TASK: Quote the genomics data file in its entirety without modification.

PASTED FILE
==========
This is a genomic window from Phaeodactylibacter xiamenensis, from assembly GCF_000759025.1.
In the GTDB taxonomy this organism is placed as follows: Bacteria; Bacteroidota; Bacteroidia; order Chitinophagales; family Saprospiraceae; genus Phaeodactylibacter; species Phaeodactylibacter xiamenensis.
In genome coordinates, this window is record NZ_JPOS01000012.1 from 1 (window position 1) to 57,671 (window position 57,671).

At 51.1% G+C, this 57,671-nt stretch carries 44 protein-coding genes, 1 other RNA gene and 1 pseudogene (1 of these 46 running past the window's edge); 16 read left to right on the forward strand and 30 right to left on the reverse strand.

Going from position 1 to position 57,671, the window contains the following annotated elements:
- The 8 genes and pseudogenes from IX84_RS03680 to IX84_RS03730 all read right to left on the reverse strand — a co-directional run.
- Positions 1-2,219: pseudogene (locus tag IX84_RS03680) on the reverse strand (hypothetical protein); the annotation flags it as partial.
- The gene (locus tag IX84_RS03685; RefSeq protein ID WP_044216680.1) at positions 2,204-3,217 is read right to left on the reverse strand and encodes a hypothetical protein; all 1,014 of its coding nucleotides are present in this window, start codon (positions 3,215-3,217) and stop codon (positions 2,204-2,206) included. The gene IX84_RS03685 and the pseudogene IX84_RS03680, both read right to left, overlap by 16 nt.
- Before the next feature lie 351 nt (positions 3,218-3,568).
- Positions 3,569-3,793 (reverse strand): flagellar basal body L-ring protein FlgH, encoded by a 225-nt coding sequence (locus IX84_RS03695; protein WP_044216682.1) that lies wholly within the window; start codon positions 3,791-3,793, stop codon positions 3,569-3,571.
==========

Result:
This is a genomic window from Phaeodactylibacter xiamenensis, from assembly GCF_000759025.1.
In the GTDB taxonomy this organism is placed as follows: Bacteria; Bacteroidota; Bacteroidia; order Chitinophagales; family Saprospiraceae; genus Phaeodactylibacter; species Phaeodactylibacter xiamenensis.
In genome coordinates, this window is record NZ_JPOS01000012.1 from 1 (window position 1) to 57,671 (window position 57,671).

At 51.1% G+C, this 57,671-nt stretch carries 44 protein-coding genes, 1 other RNA gene and 1 pseudogene (1 of these 46 running past the window's edge); 16 read left to right on the forward strand and 30 right to left on the reverse strand.

Going from position 1 to position 57,671, the window contains the following annotated elements:
- The 8 genes and pseudogenes from IX84_RS03680 to IX84_RS03730 all read right to left on the reverse strand — a co-directional run.
- Positions 1-2,219: pseudogene (locus tag IX84_RS03680) on the reverse strand (hypothetical protein); the annotation flags it as partial.
- The gene (locus tag IX84_RS03685; RefSeq protein ID WP_044216680.1) at positions 2,204-3,217 is read right to left on the reverse strand and encodes a hypothetical protein; all 1,014 of its coding nucleotides are present in this window, start codon (positions 3,215-3,217) and stop codon (positions 2,204-2,206) included. The gene IX84_RS03685 and the pseudogene IX84_RS03680, both read right to left, overlap by 16 nt.
- Before the next feature lie 351 nt (positions 3,218-3,568).
- Positions 3,569-3,793 (reverse strand): flagellar basal body L-ring protein FlgH, encoded by a 225-nt coding sequence (locus IX84_RS03695; protein WP_044216682.1) that lies wholly within the window; start codon positions 3,791-3,793, stop codon positions 3,569-3,571.